DC's high profile road diet initiative in the Metropolitan Branch Trail
Road diet is a term describing the process of rebalancing road right of way to mobility uses (transit, walking, biking) other than for motor vehicles.
Rendering, pedestrianized Oxford Street, London
It's not so high profile at the level of the King Street streetcar prioritization in Toronto ("King Street streetcar, Toronto (and Seattle's urban mobility planning") or the Oxford Street pedestrianization program in London being developed alongside the Crossrail program, which is expected to bring one million more people each week to one of London's leading shopping districts ("We have no choice about a pedestrianized Oxford Street," editorial, Evening Standard), but that being said, the next segment of the Metropolitan Branch Trail, where for about three blocks it will be placed in a very visible way, on street on the northbound section of Blair Road NW, is a big deal.
The process of getting the neighborhood council to agree has taken almost eight months (I am on the public works and infrastructure committee for that group), and was initially challenged by prominent members of another committee, on design, over concerns about reducing motor vehicle capacity on a main arterial and that the area has traditionally been car-centric and suburban and should remain so etc.
It happens that this ward, Ward 4, in what I call the "outer city" ("DC as a suburban agenda dominated city") is the city's most car dependent, with 3-4 Metrorail stations (because of some geographical quirks and primary bus routes that go to the Silver Spring station, even though the station is in Maryland, it also serves DC residents) and major bus routes on 16th Street, 14th Street, and Georgia Avenue. (Connecticut Avenue is in Ward 3, but a bit of Ward 4 bumps up close to it).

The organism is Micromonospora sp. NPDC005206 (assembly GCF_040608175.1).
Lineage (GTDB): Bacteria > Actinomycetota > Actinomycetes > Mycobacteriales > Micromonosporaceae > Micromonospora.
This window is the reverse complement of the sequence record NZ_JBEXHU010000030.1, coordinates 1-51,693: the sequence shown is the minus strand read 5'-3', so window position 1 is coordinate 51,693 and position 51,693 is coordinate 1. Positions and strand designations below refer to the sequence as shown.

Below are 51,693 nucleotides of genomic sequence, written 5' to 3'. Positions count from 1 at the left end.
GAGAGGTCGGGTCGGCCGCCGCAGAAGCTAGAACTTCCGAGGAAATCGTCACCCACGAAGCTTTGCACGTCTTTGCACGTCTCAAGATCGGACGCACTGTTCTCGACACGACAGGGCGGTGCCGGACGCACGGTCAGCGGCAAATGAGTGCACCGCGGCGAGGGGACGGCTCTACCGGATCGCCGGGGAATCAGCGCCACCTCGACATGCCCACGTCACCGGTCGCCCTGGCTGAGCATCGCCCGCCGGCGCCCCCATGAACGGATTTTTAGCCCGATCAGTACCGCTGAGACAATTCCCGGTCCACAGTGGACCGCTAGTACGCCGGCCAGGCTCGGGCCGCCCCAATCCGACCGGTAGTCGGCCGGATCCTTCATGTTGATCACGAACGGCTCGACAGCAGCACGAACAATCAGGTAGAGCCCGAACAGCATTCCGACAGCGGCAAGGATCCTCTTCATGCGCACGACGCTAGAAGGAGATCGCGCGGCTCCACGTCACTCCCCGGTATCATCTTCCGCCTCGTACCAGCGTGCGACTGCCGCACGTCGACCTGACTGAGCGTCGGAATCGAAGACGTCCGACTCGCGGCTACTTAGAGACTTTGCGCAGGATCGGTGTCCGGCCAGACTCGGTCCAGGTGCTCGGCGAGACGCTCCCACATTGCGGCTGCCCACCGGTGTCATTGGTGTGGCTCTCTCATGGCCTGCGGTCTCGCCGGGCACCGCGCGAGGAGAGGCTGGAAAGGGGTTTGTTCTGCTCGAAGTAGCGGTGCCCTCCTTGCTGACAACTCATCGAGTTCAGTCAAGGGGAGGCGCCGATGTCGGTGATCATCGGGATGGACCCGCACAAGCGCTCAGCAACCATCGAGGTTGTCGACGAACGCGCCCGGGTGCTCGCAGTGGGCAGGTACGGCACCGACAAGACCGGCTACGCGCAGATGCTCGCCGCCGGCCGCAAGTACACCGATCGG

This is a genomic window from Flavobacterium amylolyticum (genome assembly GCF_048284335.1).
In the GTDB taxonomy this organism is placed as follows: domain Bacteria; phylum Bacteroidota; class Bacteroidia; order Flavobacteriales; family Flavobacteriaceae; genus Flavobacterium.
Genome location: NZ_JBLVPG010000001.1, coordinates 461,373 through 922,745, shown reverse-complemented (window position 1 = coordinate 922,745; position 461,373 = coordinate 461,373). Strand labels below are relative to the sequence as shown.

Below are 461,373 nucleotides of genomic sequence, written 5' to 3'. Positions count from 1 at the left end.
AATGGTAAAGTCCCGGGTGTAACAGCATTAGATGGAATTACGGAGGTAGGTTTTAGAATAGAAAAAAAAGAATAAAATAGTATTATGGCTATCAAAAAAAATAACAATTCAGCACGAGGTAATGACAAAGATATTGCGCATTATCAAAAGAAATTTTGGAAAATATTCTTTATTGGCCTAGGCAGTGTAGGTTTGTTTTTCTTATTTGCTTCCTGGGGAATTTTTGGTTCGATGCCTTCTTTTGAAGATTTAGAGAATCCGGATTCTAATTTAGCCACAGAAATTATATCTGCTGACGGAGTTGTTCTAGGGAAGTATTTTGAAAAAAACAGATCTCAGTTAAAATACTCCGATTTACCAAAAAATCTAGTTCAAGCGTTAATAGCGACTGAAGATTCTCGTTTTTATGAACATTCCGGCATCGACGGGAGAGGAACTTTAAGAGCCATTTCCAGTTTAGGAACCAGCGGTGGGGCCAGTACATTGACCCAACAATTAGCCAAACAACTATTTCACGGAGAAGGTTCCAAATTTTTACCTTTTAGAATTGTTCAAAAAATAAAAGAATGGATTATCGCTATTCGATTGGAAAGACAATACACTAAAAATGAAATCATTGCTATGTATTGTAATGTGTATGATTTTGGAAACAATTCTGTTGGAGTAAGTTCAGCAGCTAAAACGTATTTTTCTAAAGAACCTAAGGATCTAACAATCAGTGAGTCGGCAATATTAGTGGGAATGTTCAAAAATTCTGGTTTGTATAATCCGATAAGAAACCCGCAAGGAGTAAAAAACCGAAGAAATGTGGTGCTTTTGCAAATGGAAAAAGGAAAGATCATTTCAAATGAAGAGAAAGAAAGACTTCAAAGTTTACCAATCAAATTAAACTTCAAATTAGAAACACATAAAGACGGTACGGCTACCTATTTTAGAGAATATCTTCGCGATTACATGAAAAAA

In internal communications I argued quite vociferously about the value of the project as a traffic safety measure--because of the "race track" walls from the railroad abutment and the extra northbound lane, traffic tends to move at speeds much higher than the posted limit, and often recklessly, passing cars from the right lane, etc.
And that changing the nature of Blair Road to be more complementary to the neighborhood has a variety of advantages. And the reality is that northbound, with two lanes, only moves about 1,000 more vehicles daily compared to the single southbound lane. It would also make the road width congruent with the section between Aspen Street and the DC line with Montgomery County, where the road is only one lane in each direction.
Our committee held 5 meetings--the last one took five hours--including walk throughs in the field, and worked to engage the four commissioners within whose "single member districts" the project will run.
On Monday night, the Commission voted, surprisingly unanimously, in favor, but at a marathon meeting of their own which went on for almost five hours.
It's true that the Pennsylvania Avenue bike lanes in the middle of the street are the most prominent example of high profile cycling infrastructure in the city. But by being placed where they are, it didn't take away any highly visible traffic lanes.
Putting a cycletrack on a highly visible arterial--it serves Montgomery County mostly, and by continuing on as North Capitol Street further south, provides a direct connection to Downtown--is a big deal. Not huge like Toronto or London, but a big deal, and DC's Department of Transportation deserves some props for this move.
It's an example of what I call the "Signature Streets" approach, although not intentionally.
Interestingly, the MBT was proposed in the late 1980s and will take more than 30 years to come to fruition, which is an illustration of how long transportation infrastructure issues can take.
A big problem is that it was conceptually easy to lay out--a line along the railroad track between DC and Silver Spring, but right of way needed to be acquired, the National Park Service needed to agree to use of their land (and they haven't been super favorable), and in already developed places, it's been hard to figure out how to place it.
The last part yet to be planned is less than one half mile, between Piney Branch Road and Aspen Street, but it is the most difficult to thread, and there are no great solutions on how to do so.
The thing I had to realize is that recognizing that difficulty shouldn't be used to delay development of other parts of the program, nor to not consider any and all ideas.